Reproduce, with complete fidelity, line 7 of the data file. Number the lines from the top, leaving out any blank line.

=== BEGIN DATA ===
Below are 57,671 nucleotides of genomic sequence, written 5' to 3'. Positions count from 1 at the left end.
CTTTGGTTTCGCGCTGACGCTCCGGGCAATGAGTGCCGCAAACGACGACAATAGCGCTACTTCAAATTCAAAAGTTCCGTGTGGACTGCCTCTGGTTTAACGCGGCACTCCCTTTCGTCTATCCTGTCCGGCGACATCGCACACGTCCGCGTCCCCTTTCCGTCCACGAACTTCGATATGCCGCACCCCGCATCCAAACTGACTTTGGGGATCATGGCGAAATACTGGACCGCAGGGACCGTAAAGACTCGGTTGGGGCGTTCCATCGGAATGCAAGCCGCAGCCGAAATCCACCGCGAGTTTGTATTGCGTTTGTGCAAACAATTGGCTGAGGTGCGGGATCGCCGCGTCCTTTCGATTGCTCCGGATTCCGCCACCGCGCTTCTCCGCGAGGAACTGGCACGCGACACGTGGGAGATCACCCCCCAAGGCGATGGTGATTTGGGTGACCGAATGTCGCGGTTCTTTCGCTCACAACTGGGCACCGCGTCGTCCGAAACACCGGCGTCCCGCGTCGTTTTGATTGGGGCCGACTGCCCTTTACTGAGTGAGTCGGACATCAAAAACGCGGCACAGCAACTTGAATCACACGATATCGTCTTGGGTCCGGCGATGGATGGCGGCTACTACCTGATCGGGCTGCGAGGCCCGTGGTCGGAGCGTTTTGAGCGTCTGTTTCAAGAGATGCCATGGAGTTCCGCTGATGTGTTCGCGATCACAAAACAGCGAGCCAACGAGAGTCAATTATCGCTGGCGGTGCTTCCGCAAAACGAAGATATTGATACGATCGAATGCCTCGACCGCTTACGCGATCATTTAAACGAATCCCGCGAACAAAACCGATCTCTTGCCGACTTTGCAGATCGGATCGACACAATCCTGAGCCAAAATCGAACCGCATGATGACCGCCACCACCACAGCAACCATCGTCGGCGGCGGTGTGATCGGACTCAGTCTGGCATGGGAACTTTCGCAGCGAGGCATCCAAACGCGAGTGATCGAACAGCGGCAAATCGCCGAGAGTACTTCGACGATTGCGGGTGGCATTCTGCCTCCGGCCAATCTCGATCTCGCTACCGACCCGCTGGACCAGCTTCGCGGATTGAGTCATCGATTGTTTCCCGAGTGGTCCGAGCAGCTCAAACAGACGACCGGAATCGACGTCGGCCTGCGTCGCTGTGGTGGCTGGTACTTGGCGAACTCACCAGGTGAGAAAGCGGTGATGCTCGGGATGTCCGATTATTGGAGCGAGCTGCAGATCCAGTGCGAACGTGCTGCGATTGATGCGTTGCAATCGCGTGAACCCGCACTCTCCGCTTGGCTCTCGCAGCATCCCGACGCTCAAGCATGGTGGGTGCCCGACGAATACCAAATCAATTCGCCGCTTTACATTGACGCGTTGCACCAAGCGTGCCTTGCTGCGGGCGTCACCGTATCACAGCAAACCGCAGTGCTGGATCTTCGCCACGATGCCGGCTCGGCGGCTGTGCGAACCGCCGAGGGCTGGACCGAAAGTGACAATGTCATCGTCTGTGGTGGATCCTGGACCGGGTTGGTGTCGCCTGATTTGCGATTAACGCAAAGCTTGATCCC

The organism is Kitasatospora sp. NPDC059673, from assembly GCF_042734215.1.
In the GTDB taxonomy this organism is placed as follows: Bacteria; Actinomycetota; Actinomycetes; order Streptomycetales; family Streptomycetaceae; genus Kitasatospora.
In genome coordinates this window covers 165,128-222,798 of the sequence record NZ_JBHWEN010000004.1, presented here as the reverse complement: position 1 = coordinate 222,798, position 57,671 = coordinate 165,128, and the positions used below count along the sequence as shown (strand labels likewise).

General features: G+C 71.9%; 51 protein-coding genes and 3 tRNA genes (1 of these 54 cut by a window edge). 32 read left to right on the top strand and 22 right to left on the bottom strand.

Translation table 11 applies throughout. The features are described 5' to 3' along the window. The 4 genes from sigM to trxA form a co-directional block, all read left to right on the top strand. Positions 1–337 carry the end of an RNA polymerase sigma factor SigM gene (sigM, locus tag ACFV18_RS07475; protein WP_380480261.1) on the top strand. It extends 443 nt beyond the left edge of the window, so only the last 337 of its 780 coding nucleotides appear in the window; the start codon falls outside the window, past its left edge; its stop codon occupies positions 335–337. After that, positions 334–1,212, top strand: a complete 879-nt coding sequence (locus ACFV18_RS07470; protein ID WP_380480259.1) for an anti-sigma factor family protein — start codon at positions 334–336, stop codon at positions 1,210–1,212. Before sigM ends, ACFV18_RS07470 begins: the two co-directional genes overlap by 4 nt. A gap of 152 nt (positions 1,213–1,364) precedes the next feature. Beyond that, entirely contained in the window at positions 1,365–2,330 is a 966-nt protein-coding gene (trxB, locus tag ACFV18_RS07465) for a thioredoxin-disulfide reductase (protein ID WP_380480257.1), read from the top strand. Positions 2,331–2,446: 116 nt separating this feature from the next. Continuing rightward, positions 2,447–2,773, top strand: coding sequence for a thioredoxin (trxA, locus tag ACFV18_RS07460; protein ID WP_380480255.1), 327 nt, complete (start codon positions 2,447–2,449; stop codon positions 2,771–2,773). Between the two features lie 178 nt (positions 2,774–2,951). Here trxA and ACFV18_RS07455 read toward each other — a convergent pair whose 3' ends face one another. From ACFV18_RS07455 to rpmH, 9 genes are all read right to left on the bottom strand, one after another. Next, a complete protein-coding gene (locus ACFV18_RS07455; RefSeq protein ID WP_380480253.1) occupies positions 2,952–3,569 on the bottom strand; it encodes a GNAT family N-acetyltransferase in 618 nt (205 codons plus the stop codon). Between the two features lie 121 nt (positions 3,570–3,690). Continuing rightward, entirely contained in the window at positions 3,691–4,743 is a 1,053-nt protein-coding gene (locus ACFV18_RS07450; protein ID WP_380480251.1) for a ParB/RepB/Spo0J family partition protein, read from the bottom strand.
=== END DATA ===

Translation table 11 applies throughout. The features are described 5' to 3' along the window. The 4 genes from sigM to trxA form a co-directional block, all read left to right on the top strand. Positions 1–337 carry the end of an RNA polymerase sigma factor SigM gene (sigM, locus tag ACFV18_RS07475; protein WP_380480261.1) on the top strand. It extends 443 nt beyond the left edge of the window, so only the last 337 of its 780 coding nucleotides appear in the window; the start codon falls outside the window, past its left edge; its stop codon occupies positions 335–337. After that, positions 334–1,212, top strand: a complete 879-nt coding sequence (locus ACFV18_RS07470; protein ID WP_380480259.1) for an anti-sigma factor family protein — start codon at positions 334–336, stop codon at positions 1,210–1,212. Before sigM ends, ACFV18_RS07470 begins: the two co-directional genes overlap by 4 nt. A gap of 152 nt (positions 1,213–1,364) precedes the next feature. Beyond that, entirely contained in the window at positions 1,365–2,330 is a 966-nt protein-coding gene (trxB, locus tag ACFV18_RS07465) for a thioredoxin-disulfide reductase (protein ID WP_380480257.1), read from the top strand. Positions 2,331–2,446: 116 nt separating this feature from the next. Continuing rightward, positions 2,447–2,773, top strand: coding sequence for a thioredoxin (trxA, locus tag ACFV18_RS07460; protein ID WP_380480255.1), 327 nt, complete (start codon positions 2,447–2,449; stop codon positions 2,771–2,773). Between the two features lie 178 nt (positions 2,774–2,951). Here trxA and ACFV18_RS07455 read toward each other — a convergent pair whose 3' ends face one another. From ACFV18_RS07455 to rpmH, 9 genes are all read right to left on the bottom strand, one after another. Next, a complete protein-coding gene (locus ACFV18_RS07455; RefSeq protein ID WP_380480253.1) occupies positions 2,952–3,569 on the bottom strand; it encodes a GNAT family N-acetyltransferase in 618 nt (205 codons plus the stop codon). Between the two features lie 121 nt (positions 3,570–3,690). Continuing rightward, entirely contained in the window at positions 3,691–4,743 is a 1,053-nt protein-coding gene (locus ACFV18_RS07450; protein ID WP_380480251.1) for a ParB/RepB/Spo0J family partition protein, read from the bottom strand.